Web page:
Is it Okay to Have Relationship Goals in Marriage?
You’ve talked about lowering our expectations for marriage, meaning don’t have unrealistic, over-the-top expectations that our relationship or our spouse can never meet. In regards then to lowering our expectations, is it appropriate to set marriage goals like 1) not fighting over money, 2) not yelling, 3) being an active listener, or 4) having more sex? Is it realistic to set a goal such as not yelling so much? What do you think?
Signed A Podcast Listener
We think it’s great to sit down for a conversation and come up with goals for your relationship.
However, it’s how you bring it up that’s going to be key. For instance, we would suggest something like, “I would like it if I argued and yelled less. I’d like it if I didn’t raise my voice as much. I want to work on those kind of things.” The key is to be gracious and not accuse your spouse of always being the one to raise his or her voice.
Psychologists say it takes 21 days to form a new habit, but we never want to give each other the grace to start a new habit. We want change right now. We have to remember though; it’s taken years to form that bad habit. So while it’s great to have goals, you have to extend grace to each other when the goals aren’t met (and they’re not always going to be met!). Especially if it’s a bad habit that you’ve slipped into as a couple, you simply need to give each other grace.
Also, you’ll want to regularly encourage each other by taking small steps and then reinforcing and affirming those small changes as they happen. Acknowledge each other’s efforts by saying something like, “Wow, honey, you’re doing such a great job! You’ve really kept your part of our agreement, and I appreciate it.”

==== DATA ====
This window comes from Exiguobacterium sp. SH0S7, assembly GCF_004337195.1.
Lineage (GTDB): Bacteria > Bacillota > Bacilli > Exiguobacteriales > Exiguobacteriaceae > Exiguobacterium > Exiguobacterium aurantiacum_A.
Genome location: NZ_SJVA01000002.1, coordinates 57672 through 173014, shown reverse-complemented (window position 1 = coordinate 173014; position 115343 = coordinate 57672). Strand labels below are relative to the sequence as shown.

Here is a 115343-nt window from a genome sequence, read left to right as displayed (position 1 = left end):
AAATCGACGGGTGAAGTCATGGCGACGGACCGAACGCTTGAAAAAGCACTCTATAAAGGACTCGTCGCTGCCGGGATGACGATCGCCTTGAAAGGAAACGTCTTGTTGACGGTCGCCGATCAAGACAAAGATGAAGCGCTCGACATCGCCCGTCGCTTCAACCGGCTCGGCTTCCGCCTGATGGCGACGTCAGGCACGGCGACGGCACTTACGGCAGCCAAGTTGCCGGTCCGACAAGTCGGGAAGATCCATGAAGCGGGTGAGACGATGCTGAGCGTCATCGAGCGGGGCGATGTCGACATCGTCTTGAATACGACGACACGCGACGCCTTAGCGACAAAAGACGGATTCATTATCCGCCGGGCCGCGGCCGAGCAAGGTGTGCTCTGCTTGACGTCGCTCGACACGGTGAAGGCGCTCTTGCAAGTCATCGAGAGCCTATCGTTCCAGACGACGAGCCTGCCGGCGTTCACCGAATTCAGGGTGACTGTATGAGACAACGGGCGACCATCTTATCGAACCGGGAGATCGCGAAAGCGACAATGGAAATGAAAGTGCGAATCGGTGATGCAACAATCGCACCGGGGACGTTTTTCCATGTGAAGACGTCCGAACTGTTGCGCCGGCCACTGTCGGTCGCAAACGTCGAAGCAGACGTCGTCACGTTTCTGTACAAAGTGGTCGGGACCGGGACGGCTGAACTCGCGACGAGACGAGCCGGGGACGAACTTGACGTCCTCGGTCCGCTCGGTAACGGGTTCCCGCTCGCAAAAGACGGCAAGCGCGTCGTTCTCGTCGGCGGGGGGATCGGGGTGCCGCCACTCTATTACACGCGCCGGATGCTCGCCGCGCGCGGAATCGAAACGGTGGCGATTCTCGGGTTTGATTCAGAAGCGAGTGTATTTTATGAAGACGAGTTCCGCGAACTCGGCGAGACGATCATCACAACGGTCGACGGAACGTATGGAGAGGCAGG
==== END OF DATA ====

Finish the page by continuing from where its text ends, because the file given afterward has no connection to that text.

So absolutely, set standards, set some goals, talk about what changes you would feel comfortable with, and then be gracious with each other when you fall a little bit short.
Christopher Grace serves as the director of the Biola University Center for Marriage and Relationships and teaches psychology at Rosemead School of Psychology. He and his wife, Alisa, speak regularly to married couples, churches, singles and college students on the topic of relationships, dating and marriage. Grace earned his M.S. and Ph.D. in experimental social psychology from Colorado State University.
Tim Muehlhoff is a professor of communication at Biola University and author of several books, including I Beg to Differ and Marriage Forecasting. His most recent publication, Defending Your Marriage, speaks to spiritual warfare in marriage and how to equip yourself to defend your relationship. For the past 18 years, he and his wife, Noreen, have been frequent speakers at FamilyLife marriage conferences. Muehlhoff regularly writes and speaks for the Biola University Center for Marriage and Relationships. Follow Dr. Muehlhoff on Twitter.